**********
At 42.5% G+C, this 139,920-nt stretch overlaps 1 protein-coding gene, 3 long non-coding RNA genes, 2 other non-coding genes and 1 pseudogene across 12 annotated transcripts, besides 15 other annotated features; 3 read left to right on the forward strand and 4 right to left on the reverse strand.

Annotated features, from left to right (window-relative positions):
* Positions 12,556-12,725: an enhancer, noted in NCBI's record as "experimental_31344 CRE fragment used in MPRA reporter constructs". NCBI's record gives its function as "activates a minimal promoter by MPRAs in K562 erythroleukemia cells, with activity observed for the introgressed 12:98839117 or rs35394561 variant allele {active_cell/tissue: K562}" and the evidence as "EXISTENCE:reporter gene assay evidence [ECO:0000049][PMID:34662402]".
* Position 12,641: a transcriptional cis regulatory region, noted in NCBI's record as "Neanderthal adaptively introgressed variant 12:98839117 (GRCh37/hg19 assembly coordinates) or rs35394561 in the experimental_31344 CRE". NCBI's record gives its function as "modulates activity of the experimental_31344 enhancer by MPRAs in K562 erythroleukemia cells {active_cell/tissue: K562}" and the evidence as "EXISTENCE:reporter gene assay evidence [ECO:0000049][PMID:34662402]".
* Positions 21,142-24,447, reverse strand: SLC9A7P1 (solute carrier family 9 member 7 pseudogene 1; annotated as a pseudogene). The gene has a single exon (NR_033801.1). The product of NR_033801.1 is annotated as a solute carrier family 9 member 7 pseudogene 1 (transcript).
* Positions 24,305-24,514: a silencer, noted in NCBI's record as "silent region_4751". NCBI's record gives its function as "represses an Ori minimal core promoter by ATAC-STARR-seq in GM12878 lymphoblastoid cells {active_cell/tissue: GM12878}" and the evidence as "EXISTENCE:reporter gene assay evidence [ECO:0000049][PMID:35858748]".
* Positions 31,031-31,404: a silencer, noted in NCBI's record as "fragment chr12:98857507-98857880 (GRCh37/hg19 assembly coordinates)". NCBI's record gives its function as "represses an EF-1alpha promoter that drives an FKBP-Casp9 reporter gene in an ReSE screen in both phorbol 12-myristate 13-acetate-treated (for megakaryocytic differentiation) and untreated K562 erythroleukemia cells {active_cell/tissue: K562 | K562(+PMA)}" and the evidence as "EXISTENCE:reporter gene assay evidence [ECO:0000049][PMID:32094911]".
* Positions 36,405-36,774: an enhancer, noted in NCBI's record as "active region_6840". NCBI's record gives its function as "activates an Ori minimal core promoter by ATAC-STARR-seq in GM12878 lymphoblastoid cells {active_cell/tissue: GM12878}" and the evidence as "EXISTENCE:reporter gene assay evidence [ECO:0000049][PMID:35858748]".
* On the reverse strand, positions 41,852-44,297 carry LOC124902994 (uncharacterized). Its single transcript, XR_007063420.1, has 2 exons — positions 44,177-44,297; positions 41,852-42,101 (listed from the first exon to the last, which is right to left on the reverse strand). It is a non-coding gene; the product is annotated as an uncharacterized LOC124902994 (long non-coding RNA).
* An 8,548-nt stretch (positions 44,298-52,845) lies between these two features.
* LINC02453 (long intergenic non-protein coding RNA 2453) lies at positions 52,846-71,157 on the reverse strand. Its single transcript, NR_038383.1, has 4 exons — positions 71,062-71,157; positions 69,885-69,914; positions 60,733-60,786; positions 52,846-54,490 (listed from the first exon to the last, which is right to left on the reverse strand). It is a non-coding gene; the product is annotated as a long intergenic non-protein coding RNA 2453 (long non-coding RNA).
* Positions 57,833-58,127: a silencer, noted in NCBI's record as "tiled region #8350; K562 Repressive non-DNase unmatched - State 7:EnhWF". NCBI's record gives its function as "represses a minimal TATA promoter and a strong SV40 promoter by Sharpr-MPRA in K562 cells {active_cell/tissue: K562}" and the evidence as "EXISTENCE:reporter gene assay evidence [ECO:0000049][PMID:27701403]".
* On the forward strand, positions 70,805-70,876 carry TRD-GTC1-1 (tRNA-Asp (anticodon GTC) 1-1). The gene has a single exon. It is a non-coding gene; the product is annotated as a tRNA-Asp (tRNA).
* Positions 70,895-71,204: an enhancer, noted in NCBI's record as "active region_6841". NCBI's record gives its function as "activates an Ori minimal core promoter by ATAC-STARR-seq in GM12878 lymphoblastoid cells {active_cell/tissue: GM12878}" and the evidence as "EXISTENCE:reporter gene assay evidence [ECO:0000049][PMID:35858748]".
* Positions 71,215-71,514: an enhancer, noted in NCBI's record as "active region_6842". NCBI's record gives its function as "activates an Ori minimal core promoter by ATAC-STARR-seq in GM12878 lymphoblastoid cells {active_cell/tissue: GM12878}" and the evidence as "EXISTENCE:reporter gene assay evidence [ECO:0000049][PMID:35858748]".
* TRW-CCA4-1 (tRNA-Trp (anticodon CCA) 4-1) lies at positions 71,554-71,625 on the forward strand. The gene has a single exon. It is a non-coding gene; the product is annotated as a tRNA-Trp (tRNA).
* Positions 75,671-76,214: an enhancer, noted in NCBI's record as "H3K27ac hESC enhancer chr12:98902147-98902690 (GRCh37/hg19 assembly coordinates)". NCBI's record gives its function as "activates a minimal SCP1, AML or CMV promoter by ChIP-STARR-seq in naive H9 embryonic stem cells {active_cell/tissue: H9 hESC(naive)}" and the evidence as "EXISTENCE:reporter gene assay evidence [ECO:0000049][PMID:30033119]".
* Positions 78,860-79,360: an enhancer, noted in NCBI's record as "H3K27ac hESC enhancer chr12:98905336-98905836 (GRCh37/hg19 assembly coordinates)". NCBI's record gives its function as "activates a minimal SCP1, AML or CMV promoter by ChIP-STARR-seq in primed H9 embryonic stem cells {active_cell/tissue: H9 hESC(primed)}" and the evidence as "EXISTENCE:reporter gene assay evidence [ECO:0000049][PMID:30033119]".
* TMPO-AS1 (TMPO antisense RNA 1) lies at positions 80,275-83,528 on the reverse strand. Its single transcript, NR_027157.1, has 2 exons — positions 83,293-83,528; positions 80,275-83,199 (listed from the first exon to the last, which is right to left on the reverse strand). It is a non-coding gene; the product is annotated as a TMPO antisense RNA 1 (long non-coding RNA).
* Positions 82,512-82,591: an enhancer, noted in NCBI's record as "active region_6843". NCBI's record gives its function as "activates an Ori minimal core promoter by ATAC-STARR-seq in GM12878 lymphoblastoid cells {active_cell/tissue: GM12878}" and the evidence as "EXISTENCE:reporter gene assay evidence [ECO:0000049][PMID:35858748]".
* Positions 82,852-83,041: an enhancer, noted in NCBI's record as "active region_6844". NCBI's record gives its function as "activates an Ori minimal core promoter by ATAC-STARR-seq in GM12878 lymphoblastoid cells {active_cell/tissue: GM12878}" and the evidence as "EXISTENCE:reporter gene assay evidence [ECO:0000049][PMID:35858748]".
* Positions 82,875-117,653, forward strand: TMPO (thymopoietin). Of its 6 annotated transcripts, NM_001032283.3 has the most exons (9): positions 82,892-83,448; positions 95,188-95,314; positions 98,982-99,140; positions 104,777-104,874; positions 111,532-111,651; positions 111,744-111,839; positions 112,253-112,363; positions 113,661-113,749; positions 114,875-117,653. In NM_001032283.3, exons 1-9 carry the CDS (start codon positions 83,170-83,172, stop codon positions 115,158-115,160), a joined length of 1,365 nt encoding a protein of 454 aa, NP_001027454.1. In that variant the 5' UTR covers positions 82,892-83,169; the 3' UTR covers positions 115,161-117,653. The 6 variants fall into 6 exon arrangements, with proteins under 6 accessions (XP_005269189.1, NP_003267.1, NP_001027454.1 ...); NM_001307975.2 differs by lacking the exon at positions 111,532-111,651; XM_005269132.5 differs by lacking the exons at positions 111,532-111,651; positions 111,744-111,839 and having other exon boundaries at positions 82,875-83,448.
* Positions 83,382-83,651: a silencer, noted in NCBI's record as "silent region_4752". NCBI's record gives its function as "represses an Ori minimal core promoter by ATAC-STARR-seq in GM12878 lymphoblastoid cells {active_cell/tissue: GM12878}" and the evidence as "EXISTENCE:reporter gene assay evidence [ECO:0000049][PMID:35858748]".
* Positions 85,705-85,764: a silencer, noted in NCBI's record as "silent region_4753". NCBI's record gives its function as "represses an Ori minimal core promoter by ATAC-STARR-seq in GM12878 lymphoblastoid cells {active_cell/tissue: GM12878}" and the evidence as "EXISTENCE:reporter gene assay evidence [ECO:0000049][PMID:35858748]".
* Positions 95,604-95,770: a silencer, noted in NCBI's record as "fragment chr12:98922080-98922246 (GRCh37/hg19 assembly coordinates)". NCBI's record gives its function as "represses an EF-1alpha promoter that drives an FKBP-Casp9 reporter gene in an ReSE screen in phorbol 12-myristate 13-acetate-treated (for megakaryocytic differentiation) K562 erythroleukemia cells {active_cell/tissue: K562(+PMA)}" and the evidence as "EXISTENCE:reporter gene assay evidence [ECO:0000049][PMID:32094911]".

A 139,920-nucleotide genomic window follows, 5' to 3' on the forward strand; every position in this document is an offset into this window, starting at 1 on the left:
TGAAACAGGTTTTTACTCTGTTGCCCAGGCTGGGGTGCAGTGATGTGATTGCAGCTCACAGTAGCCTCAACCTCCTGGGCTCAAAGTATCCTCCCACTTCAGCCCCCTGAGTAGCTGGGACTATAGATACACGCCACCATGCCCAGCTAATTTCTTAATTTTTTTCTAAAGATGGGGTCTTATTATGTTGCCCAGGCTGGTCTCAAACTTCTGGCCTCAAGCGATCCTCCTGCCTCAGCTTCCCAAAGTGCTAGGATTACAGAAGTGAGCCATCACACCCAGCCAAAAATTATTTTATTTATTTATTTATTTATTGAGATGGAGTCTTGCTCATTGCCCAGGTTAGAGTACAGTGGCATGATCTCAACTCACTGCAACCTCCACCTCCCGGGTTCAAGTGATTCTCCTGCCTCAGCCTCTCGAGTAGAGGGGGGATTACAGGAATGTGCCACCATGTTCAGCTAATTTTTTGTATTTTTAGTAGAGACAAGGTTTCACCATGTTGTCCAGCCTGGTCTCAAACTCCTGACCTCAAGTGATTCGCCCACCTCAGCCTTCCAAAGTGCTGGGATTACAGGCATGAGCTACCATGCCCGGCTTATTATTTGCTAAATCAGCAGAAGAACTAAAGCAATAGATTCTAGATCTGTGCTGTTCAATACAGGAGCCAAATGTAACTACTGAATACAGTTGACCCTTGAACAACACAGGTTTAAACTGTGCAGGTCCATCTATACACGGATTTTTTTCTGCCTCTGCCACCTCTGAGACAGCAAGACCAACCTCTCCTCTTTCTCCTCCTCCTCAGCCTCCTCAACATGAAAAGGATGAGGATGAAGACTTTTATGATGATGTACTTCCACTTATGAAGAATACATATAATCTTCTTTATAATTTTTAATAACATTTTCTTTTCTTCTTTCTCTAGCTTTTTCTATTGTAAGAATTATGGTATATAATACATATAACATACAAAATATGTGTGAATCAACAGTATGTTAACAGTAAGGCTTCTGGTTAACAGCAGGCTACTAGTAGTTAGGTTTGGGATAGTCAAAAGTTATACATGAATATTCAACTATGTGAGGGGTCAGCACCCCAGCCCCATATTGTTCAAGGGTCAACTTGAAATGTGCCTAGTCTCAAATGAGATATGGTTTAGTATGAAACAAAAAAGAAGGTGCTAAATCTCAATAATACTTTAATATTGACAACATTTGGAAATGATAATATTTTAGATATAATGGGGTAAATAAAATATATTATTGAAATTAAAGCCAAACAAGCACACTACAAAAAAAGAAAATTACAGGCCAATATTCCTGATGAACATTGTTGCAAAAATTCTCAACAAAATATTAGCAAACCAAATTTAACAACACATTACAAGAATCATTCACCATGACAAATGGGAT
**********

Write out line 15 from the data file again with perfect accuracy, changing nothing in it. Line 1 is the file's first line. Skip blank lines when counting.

* Positions 71,215-71,514: an enhancer, noted in NCBI's record as "active region_6842". NCBI's record gives its function as "activates an Ori minimal core promoter by ATAC-STARR-seq in GM12878 lymphoblastoid cells {active_cell/tissue: GM12878}" and the evidence as "EXISTENCE:reporter gene assay evidence [ECO:0000049][PMID:35858748]".